13 September 2007 Edition

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Sinn Féin in Assembly call for fiscal freedom

Sinn Féin Assembly ministers speaking outside Stormont

Sinn Féin Assembly ministers speaking outside Stormont

By Laura Friel

Stormont Assembly resumed business after the summer recess this week with Sinn Féin seizing the initiative with a call for increasing fiscal freedom from the British Treasury.
A motion calling for a greater degree of economic autonomy asked the Assembly to support the transfer of tax varying powers to the Executive, along with the establishment of a borrowing facility. Such measures would be in line with powers already conceded by the British Exchequer to the Scottish parliament.
It was, by any standard, a modest proposal but having already flagged up their decision in the Belfast Newsletter to “get tough” with Sinn Féin, the DUP opted for political rant over reasoned consideration, accusing Sinn Féin of “Marxist ideology” before collapsing into sound bite provocation.
Describing the motion as “probably the most important debate that the Assembly will have – not just today but any day,” Sinn Féin's Jennifer McCann said control over local taxation and the level of fiscal freedom secured by the Assembly was a key issue. Local politicians should be the people driving forward the agenda for change not British Treasury ministers, argued McCann.
“Sinn Féin is not alone in seeking much greater fiscal freedom through tax varying powers and the development of an Executive Borrowing Facility. These fiscal freedoms would unlock our potential to set our own funding priorities. They would be an essential component in developing a radical plan of action to tackle deprivation and ensuring long-term economic development,” said McCann.
The level of fiscal freedom underscored the ability of the Assembly to address many of the important issues facing people in the North. Key issues such as water charges, the review of rating, the Varney Review, industrial de-rating and the use of private finance for public investment depend on the ability to utilise available financial resources, said the West Belfast MLA.
Speaking to the motion Sinn Féin's Mitchel McLaughlin expressed the hope that members of all the parties would put behind them the old politics whereby the issue of which party had sponsored the proposal under consideration had the effect of pre-determining either support or opposition.
“Surely we have now grown up and emerged from the travails of a deep seated conflict with a more mature and pragmatic approach,” said McLaughlin.
There is a clear consensus emerging that recognises the biggest barrier to building a sustainable economy in the north of Ireland is the fact that fiscal policy, taxation and public expenditure are all determined in London, Sinn Féin's Mitchel McLaughlin told the Assembly.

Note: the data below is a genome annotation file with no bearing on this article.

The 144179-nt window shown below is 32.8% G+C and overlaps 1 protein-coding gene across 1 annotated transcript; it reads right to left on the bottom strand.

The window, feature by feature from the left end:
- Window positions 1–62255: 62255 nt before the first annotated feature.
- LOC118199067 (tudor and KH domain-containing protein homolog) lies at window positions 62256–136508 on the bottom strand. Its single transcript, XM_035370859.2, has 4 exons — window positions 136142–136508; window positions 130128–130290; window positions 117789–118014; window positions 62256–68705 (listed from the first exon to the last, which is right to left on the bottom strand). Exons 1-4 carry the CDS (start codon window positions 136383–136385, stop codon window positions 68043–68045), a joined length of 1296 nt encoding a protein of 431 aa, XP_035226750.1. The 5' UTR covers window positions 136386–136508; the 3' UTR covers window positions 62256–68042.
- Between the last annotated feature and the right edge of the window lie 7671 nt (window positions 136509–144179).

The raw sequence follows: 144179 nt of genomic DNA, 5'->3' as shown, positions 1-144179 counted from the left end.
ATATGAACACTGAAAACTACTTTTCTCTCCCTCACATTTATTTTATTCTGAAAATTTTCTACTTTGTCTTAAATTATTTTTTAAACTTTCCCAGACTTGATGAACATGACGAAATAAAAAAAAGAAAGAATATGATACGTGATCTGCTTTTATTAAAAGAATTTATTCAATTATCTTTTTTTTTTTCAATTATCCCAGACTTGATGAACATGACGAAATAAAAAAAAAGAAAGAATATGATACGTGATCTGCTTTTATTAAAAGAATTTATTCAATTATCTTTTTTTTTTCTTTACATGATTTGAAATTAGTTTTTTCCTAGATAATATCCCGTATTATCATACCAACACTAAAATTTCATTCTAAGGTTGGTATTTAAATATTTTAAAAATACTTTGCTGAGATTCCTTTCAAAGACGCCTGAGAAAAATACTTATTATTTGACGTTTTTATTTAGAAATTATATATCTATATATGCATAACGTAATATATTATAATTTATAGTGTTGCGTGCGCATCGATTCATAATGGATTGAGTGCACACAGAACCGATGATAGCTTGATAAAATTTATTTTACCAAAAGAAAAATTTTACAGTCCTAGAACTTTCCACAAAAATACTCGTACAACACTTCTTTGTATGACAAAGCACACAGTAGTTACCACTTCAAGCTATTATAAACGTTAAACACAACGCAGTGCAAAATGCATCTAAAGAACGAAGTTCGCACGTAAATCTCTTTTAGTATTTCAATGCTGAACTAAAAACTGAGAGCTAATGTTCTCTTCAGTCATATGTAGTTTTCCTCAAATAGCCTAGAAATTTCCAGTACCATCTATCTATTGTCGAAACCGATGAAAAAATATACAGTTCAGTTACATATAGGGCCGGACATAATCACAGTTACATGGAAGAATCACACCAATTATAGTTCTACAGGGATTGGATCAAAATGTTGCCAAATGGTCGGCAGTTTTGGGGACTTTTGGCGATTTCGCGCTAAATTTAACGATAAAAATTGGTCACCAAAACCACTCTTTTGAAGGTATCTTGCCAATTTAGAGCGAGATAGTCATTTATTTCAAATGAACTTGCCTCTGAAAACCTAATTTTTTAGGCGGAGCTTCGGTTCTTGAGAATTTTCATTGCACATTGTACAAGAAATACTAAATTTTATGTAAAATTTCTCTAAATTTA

“Economic policy that is designed and administered by Whitehall will always be delivered for the benefits of the island of Britain with inadequate consideration of the special needs of the people of the North,” said the Derry MLA.
The needs of people living in the north of Ireland will always be peripheral and coincidental to those of Britain unless the current situation changes. McLaughlin highlighted the double disadvantage undermining economic development in the North.
“We are excluded from the economic advances of the rest of Ireland because we are locked into the ‘one size fits all’ approach by the British Treasury that forces us to work within the parameters of an inadequate, unfair Barnett Formula and a privatisation agenda which has been imposed by politicians who are unaccountable to the electorate of the North,” said McLaughlin.
The Barnett Formula is a population-based mechanism designed to encourage convergence within regional spending patterns but the application of which ignores crucial structural and historic differences. It therefore has an inbuilt dynamic that reproduces existing inequalities rather than addressing them.
“Not only do Westminster based politicians take no account of the higher cost of living here, neither is there any special provision for the fact that we are a society emerging from conflict with all its attendant social and economic disadvantages,” he said.
McLaughlin argued that Executive Ministers needed a more realistic mechanism for calculating the Block Grant that would take these factors into account and ensure the allocation of funding on the basis of need and a fairer distribution of resources.
“All of the parties in debates during the Programme for Government consistently supported the introduction of tax varying powers to grow the regional economy, to develop and target tax incentives towards areas of high unemployment, to encourage small businesses and to enable other specific sectors such as social economy initiatives,” said McLaughlin.
But cross-party consensus within relative privacy was not to be re-enacted by a camera shy DUP, who had decided their priority was to respond to a summer of criticism from fellow unionists for “cosying up” to Sinn Féin.
It was “no-way” rather than “never, never, never” but vintage DUP nevertheless. DUP MLA Simon Hamilton declared it was no surprise that “a tax and spend, left wing party” would table such a motion.
“Sinn Féin's Marxist ideology is an indicator of their intentions. They are asking to empower the Assembly to pilfer even more of people’s hard earned income. People in this country are already paying enough tax without local politicians trying to help themselves to more of their income,” said Hamilton.

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